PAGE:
#WomenWednesday Spotlighting Sarah Gavron

29 December 2021

Our BA (Hons) Filmmaking class of 2021 were lucky enough to receive their undergraduate degree certificates at our LFA Showcase from the formidable British director, Sarah Gavron. So for the final #WomenWednesdays blog instalment of 2021, we’re giving an overview of her career to date, as well as some of the exclusive comments and advice she gave to our graduating students.

Image credits © Danny Cozens 

Hailing from London, UK, Gavron began her filmmaking career in the world of documentary films, after film school, stating that the niche seemed more accessible to a female storyteller at that point in time. Her first narrative film was the TV drama ‘This Little Life’ (2003), which follows the life of a married couple following the premature birth of their son.  

Image credits © The Savannah College of Arts and Design 

Gavron’s first major feature film, ‘Brick Lane’ (2007), is an adaptation of Monica Ali’s novel of the same name, centering around the life of a Bangladeshi, female immigrant who sets up a new life for herself in London. Gavron was nominated for the Carl Foreman Award for the Most Promising Newcomer at the 2008 BAFTA awards for the film, as well as for the Best Director award at the 2007 BIFA ceremony. ‘Brick Lane’ solidified Gavron as one of the most fierce and exciting new voices in British cinema, and allowed her to make her initial marks on the industry. Gavron’s next film, the feature documentary ‘Village at the End of the World’ (2013), was nominated for The Grierson Award in 2013, and won The Margaret Mead Award for documentaries.  

In 2015, Gavron released ‘Suffragette’, a dramatization of the true story of the fight for women’s suffrage in the UK in the early 1900s. Inspired by the real-life accounts and testimonies of women living and working at the time, Gavron was motivated by the power and sincerity of these women, and the class boundaries that were crossed in the journey towards getting the vote for women in the UK.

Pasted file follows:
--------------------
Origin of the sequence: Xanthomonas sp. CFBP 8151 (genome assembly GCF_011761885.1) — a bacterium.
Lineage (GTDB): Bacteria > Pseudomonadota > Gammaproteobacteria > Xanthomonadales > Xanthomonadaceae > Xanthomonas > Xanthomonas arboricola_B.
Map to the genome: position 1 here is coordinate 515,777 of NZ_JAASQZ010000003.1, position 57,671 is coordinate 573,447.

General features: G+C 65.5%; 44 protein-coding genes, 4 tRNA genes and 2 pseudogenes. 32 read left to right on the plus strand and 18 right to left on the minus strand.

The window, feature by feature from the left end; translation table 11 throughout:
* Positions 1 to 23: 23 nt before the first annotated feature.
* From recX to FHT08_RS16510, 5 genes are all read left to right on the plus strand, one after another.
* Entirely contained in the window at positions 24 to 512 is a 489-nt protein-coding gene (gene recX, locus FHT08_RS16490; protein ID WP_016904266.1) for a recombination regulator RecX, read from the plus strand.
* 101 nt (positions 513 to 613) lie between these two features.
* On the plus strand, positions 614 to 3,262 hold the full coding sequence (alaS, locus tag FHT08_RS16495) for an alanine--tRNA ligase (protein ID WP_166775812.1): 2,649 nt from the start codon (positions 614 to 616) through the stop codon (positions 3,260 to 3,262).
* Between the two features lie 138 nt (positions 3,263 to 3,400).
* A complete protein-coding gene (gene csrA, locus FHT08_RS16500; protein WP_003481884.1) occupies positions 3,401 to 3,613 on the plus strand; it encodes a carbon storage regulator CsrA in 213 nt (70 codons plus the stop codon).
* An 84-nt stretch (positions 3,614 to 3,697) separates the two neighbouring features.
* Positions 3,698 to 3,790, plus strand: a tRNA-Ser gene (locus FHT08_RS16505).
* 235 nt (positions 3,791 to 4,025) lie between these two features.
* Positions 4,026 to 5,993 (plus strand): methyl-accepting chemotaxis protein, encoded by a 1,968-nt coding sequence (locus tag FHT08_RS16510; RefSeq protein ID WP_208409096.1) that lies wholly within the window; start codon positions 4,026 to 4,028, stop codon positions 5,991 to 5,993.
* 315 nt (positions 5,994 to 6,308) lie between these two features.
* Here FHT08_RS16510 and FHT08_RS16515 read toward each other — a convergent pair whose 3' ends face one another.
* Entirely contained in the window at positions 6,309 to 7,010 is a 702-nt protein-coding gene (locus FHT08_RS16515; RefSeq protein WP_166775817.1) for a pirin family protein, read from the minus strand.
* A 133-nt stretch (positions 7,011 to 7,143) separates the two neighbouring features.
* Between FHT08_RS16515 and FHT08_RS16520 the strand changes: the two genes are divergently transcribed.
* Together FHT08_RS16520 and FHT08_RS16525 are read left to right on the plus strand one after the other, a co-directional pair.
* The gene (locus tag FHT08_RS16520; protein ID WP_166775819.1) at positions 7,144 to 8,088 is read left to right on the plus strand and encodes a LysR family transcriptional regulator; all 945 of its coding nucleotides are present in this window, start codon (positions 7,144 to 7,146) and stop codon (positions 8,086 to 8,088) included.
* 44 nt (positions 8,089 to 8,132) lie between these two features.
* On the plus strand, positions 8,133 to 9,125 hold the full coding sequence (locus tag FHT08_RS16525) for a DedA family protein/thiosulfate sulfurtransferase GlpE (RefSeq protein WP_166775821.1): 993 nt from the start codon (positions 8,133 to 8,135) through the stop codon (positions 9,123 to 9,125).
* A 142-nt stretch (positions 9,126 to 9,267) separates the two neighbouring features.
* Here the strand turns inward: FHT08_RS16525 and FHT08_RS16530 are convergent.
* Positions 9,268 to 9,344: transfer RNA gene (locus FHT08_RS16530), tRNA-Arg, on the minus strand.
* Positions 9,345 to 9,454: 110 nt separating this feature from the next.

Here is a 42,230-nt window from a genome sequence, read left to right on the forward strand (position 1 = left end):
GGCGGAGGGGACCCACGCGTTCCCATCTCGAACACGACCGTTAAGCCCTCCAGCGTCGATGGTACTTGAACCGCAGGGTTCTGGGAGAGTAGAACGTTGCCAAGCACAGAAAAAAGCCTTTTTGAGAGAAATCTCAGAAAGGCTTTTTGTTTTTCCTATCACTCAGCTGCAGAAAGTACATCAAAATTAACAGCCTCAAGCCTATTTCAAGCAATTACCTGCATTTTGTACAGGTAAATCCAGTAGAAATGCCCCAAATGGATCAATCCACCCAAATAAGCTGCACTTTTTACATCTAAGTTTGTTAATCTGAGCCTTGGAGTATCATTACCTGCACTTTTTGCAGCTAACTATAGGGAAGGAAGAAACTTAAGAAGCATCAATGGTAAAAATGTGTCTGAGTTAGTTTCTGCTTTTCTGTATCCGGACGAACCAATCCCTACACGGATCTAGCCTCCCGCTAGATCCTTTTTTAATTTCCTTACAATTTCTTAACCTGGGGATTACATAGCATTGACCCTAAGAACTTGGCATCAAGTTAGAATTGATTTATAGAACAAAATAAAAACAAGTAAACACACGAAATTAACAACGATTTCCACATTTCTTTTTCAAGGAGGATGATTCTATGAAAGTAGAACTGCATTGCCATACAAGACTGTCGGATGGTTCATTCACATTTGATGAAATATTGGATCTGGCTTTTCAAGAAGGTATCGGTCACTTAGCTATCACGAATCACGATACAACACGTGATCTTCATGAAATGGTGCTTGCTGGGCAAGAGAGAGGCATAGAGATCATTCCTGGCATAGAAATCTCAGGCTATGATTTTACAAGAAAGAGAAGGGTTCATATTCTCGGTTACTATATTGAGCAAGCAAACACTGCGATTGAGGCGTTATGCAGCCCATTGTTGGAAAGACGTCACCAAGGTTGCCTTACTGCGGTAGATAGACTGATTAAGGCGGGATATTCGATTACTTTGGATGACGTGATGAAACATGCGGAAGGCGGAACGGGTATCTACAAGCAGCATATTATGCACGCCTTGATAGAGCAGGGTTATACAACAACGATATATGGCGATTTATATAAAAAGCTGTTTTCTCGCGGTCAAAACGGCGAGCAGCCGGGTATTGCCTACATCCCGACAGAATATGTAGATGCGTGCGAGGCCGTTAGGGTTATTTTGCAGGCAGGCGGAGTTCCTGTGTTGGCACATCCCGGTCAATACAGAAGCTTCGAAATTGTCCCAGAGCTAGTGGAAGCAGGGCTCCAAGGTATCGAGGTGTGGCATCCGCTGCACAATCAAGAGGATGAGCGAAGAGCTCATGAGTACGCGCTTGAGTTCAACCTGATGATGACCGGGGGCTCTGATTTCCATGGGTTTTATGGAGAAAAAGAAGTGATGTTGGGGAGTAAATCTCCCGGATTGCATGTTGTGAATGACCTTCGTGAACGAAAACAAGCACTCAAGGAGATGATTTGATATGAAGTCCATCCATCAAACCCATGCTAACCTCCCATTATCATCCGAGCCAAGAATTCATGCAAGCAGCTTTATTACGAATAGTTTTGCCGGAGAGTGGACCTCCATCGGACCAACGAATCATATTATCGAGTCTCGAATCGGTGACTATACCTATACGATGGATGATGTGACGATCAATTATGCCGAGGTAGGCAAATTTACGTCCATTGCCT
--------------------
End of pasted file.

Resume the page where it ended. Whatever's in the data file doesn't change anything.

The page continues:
Image credits © BBC 

Her most recent feature, ‘Rocks’ (2019) is a coming-of-age drama centered around the life of a Black British teenager living in London. Premiering at the Toronto Film Festival, the film was received with international critical acclaim, going on to win five awards at the 2019 BIFA ceremony, and being nominated for seven BAFTAs, including Outstanding British Film. To cast the actors for the film, Gavron went talent scouting in London schools, recruiting a diverse range of young women, most of whom had never acted before. Through this unusual casting process, the film is gifted with a genuine authenticity, and gave a unique opportunity to talented young people who would usually have little access into the film industry. Speaking about the importance of the film’s diverse cast and story, Gavron said: 

Both ‘Suffragette’ and ‘Rocks’ are female-centric narratives that focus on women who have been marginalized by history. With ‘Rocks’, you see those girls on buses or in schools but you rarely see them on screens 20-feet tall or put at the centre of a narrative. We wanted to make a film that young people could connect with and make it in collaboration with them.